Fluoride Action Network

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This cohort study examines the incidence of dental caries in children and adolescents of varying income levels living in areas with vs without water fluoridation.

By age 11 years, an American child living in poverty has twice the level of dental caries (tooth decay) as one living at 3 times the poverty threshold. To achieve the Healthy People 2020 overarching goal of health equity, interventions must preferentially prevent disease at the lower end of the income distribution. Research conducted in Canada suggests that water fluoridation might reduce inequality, but that possibility has not been investigated in the United States. We used 2 nationally representative data sets to investigate whether water fluoridation attenuated income-related inequality in dental caries among US children and adolescents.


In this cross-sectional epidemiologic investigation, we merged county-level fluoridation data from the Centers for Disease Control and Prevention’s Water Fluoridation Reporting System with dental caries data from 1999-2004 and 2011-2014 cycles of the National Health and Nutrition Examination Survey (NHANES). Counties were classified as predominantly fluoridated where 75% or more of the population was served by fluoridated water and otherwise as less fluoridated. Dental caries was quantified as the sum of decayed and filled primary (ie, deciduous) tooth surfaces (dfs) for children aged 2 to 10 years (n?=?5835), and the sum of decayed, missing, and filled permanent tooth surfaces (DMFS) for those aged 6 to 17 years (n?=?8384). The University of North Carolina’s Office of Human Research Ethics determined that this study does not constitute human subjects research. We regressed dental caries on family income to poverty ratio (modeled as a continuous variable), county fluoridation status (dichotomous variable), and the interaction of those variables, adjusting for survey cycle, age, sex, race/ethnicity, rural-urban location, and time since last dental visit. Analysis took account of the NHANES complex survey design, producing estimates for the US child and adolescent populations. Data analysis was conducted between July 2017 and September 2018; SAS, version 9.3 (SAS Institute Inc), software was used. Significance was determined at P?<?.05.


Children in families with low income—but not those living in poverty—were less likely than other income groups to live in a predominantly fluoridated county (Table). Inverse income gradients in dental caries were most pronounced in the primary dentition.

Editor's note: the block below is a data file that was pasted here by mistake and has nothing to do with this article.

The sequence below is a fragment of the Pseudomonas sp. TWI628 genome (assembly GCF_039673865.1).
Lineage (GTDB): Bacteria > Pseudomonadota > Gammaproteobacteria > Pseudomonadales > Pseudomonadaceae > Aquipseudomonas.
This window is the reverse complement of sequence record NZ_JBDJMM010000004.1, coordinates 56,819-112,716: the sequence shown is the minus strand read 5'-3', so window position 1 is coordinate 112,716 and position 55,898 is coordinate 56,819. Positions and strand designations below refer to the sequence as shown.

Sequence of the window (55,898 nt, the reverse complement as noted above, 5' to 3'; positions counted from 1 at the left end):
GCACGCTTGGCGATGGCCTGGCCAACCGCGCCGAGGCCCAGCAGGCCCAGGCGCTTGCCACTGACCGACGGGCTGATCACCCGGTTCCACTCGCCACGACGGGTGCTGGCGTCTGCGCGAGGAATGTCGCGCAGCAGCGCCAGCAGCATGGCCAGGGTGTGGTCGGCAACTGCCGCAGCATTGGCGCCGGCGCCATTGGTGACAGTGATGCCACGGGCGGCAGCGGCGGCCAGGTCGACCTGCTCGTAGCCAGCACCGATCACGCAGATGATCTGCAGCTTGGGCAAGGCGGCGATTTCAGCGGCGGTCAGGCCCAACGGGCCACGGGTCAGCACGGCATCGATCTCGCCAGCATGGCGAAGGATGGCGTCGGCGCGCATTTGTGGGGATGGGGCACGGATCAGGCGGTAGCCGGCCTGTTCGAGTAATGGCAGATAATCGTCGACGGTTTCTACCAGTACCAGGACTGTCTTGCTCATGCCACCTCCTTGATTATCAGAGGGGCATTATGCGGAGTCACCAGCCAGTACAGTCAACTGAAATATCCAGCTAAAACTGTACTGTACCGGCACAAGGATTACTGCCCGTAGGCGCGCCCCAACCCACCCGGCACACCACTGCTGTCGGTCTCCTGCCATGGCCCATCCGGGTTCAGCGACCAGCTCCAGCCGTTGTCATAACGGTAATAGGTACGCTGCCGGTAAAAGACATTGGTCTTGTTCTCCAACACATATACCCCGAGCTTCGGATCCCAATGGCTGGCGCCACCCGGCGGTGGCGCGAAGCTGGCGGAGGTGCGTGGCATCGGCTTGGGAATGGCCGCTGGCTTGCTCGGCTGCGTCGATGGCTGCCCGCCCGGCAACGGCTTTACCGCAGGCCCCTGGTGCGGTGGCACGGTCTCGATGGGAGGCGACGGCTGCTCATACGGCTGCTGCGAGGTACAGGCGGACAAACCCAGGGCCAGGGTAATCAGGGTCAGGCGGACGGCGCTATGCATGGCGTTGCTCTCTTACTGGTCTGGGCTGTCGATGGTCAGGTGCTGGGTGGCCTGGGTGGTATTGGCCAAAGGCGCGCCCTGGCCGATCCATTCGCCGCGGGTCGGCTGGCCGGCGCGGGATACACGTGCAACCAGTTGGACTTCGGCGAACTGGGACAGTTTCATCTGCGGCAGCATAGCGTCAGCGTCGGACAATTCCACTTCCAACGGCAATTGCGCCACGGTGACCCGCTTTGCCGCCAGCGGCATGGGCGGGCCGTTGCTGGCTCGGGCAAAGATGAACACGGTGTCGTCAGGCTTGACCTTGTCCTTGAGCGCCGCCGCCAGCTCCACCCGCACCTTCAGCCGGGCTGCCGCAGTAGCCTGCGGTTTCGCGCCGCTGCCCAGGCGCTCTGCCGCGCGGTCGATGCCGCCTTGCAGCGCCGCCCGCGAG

Characteristics of 11 093 US Children, County Fluoridation Coverage, and Dental Caries Experience for Primary and Permanent Dentitions, National Health and Nutrition Examination Survey 1999 to 2004 and 2011 to 2014a
Characteristic Unweighted No. (Weighted %) Age 2-10 y (n?=?5835) Age 6-17 y (n?=?8384)
Predominantly Fluoridated, % (SE)b dfs, Mean (SE) Predominantly Fluoridated, % (SE)b DMFS, Mean (SE)
Total 11?093 (100.0) 47.7 (4.8) 3.9 (0.3) 47.0 (4.5) 2.0 (0.1)
Income to poverty ratio, FPL, %
<50c 1598 (9.4) 56.9 (5.6) 5.1 (0.5) 56.3 (6.0) 2.5 (0.2)
50 to <100 2269 (15.4) 46.4 (5.5) 5.8 (0.6) 47.1 (5.1) 2.6 (0.3)
100 to <200 3001 (24.8) 41.3 (5.1) 4.5 (0.3) 42.8 (5.1) 2.3 (0.1)
200 to <300 1512 (16.2) 42.5 (5.2) 3.1 (0.4) 39.8 (4.4) 1.9 (0.2)
300 to <400 989 (11.4) 51.2 (6.0) 3.0 (0.4) 52.4 (6.0) 1.6 (0.2)
?400 1724 (22.8) 54.6 (6.3) 1.9 (0.2) 50.3 (5.5) 1.6 (0.2)
Male 5630 (50.9) 46.2 (4.8) 4.3 (0.2) 47.0 (4.4) 1.9 (0.1)
Female 5463 (49.1) 49.2 (4.8) 3.4 (0.3) 47.0 (4.6) 2.2 (0.1)
Non-Hispanic black 3400 (14.4) 73.8 (4.9) 3.4 (0.3) 72.0 (5.1) 2.2 (0.2)
Hispanic 3724 (19.4) 56.2 (6.0) 5.2 (0.4) 54.0 (5.8) 2.3 (0.1)
Other 933 (7.0) 48.7 (6.5) 4.5 (0.6) 51.5 (6.3) 2.3 (0.3)
Non-Hispanic white 3036 (59.2) 37.9 (5.5) 3.4 (0.3) 38.3 (5.0) 1.9 (0.1)

Abbreviations: dfs, decayed and filled primary tooth surfaces; DMFS, decayed, missing, and filled permanent tooth surfaces; FPL, federal poverty level.

aAnalysis excluded participants with missing covariate data (n?=?1555) as well as those who had lived in the United States for less than 1 y (n?=?146) and those in counties in which community water systems became fluoridated during the observation period of 1999 and thereafter (n?=?4095).